Loss in Asset Sales Abroad: Tuesday 21 April, 13–14.30

FIH Bank (from its website). Did the CBI lose 60 billion Icelandic kronur because of blunders?

Professor Hannes H. Gissurarson, RNH Academic Director, will read a paper at the spring conference of the Institute of Business Administration Studies at the University of Iceland Tuesday 21 April, 13–14.30, in the University Centre, in meeting room HT-101. The title is “Icelandic Asset Sales Abroad After the Bank Collapse.” Professor Gissurarson will argue that Norwegian, Finnish, Danish and British authorities were responsible for heavy and unnecessary losses of the Icelandic banks during and after the 2008 bank collapse. In the beginning of the collapse, both Norwegian and Finnish authorities refused to provide liquidity to domestic banks owned by Icelanders, thus forcing the owners to sell them to local businessmen at a pittance. A similar thing occurred in Denmark two years later, with FIH Bank, whereupon the buyers outwitted the Central Bank of Iceland which had taken a collateral in the bank for the debts of Kaupthing to the CBI. Because of blunders, the CBI there lost about sixty billion Icelandic kronur.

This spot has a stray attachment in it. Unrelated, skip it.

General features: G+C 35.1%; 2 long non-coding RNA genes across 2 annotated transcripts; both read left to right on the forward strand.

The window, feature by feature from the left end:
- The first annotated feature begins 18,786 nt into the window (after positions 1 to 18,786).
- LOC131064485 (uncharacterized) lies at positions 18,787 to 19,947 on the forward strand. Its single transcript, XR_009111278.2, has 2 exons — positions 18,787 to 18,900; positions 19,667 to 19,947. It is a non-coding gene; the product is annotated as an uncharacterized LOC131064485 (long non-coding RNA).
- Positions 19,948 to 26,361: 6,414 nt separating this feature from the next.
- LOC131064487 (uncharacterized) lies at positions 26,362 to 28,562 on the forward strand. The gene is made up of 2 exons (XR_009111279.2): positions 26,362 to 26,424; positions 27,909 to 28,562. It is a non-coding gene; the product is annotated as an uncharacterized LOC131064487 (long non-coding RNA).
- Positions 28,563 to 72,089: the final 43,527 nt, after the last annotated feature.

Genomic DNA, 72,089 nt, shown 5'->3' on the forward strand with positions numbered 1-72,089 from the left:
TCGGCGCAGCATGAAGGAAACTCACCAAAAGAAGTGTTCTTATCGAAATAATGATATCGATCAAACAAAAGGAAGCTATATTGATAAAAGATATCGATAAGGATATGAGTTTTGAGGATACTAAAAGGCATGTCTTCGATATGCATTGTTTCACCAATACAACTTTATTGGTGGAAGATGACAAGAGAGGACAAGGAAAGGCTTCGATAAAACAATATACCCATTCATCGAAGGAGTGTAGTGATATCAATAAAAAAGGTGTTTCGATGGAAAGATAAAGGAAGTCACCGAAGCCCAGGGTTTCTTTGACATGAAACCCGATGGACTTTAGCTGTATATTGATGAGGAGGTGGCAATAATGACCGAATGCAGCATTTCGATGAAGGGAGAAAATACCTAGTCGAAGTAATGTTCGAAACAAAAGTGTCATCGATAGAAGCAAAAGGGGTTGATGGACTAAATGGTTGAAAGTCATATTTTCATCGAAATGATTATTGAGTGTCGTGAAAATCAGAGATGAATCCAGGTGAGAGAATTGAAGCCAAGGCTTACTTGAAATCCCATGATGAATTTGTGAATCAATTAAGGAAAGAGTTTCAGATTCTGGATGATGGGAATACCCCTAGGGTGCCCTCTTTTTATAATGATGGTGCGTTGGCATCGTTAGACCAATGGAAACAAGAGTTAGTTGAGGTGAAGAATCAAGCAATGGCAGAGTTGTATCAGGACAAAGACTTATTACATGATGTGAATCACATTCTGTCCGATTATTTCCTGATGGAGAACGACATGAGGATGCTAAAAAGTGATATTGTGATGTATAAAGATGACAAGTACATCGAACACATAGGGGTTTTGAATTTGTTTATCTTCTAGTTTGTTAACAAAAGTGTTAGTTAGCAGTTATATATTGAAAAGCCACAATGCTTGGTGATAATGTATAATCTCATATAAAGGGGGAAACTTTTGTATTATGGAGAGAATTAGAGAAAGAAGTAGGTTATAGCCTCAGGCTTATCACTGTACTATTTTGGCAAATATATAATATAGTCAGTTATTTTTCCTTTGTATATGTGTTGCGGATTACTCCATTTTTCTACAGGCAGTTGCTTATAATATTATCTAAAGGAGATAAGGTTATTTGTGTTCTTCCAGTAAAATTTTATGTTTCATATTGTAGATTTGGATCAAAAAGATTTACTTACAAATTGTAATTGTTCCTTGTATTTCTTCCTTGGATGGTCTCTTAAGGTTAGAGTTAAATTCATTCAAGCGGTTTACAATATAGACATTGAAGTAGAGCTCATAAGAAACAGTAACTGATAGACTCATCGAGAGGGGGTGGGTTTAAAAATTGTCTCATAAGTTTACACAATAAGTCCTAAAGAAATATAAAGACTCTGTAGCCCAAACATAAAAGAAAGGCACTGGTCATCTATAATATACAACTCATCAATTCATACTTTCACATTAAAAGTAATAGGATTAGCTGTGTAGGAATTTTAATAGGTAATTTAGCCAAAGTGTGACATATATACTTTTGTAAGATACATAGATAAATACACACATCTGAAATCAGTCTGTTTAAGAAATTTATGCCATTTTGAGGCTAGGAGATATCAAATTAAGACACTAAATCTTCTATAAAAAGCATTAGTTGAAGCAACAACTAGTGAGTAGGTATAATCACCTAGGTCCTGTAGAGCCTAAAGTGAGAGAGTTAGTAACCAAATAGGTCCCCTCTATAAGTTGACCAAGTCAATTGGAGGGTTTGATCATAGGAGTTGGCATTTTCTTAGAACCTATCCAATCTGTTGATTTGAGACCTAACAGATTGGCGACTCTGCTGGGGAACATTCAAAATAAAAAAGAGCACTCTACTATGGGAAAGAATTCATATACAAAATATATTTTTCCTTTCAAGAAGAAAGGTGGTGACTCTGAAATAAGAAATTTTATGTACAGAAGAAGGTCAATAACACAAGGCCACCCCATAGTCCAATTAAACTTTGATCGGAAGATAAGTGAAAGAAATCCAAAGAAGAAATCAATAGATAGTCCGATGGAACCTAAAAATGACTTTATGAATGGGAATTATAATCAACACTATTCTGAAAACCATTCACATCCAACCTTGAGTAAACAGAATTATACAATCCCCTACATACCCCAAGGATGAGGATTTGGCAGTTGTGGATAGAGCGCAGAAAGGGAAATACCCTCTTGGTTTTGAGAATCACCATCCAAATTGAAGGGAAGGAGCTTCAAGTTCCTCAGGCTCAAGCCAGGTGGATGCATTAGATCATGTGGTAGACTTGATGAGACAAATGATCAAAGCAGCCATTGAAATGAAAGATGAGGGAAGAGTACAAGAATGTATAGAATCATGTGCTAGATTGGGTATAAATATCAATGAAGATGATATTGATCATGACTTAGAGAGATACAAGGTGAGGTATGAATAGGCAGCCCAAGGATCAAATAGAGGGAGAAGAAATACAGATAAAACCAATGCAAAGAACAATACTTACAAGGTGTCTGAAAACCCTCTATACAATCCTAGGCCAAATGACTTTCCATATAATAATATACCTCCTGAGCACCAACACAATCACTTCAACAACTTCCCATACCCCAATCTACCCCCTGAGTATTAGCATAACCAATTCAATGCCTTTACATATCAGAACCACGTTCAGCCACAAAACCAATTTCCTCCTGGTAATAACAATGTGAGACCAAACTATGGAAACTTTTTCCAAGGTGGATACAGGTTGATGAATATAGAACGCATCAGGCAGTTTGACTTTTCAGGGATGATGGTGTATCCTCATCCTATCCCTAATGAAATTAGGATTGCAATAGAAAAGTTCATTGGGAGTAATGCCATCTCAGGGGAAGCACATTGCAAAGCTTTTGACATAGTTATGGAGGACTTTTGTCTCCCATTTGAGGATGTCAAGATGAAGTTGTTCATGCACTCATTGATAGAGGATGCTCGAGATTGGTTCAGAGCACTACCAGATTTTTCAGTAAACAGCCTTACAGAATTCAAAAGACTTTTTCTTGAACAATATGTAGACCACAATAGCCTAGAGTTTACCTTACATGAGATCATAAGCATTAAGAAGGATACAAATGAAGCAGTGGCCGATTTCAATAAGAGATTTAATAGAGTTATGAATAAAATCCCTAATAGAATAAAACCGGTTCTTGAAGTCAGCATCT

In October 2008 the British Labour government closed two British banks owned by Icelanders, Heritable and KSF, at the same time as it provided other British banks with a large and unprecedented rescue package, both with liquidity and recapitalisation. Now the two banks have mostly been wound up, and it has become clear that they were quite solvent. Professor Gissurarson estimates total losses in those examples in the four countries involved to amount to 270 billion Icelandic kronur or about £1.4 billion. Some of this money could have been used to reimburse Icelandic taxpayers for costs incurred in the bank collapse, since it would have been fair that the fallen banks had borne those costs. Professor Gissurarson’s lecture forms a part of the joint project by RNH and AECR on “Europe, Iceland and the Future of Capitalism”.

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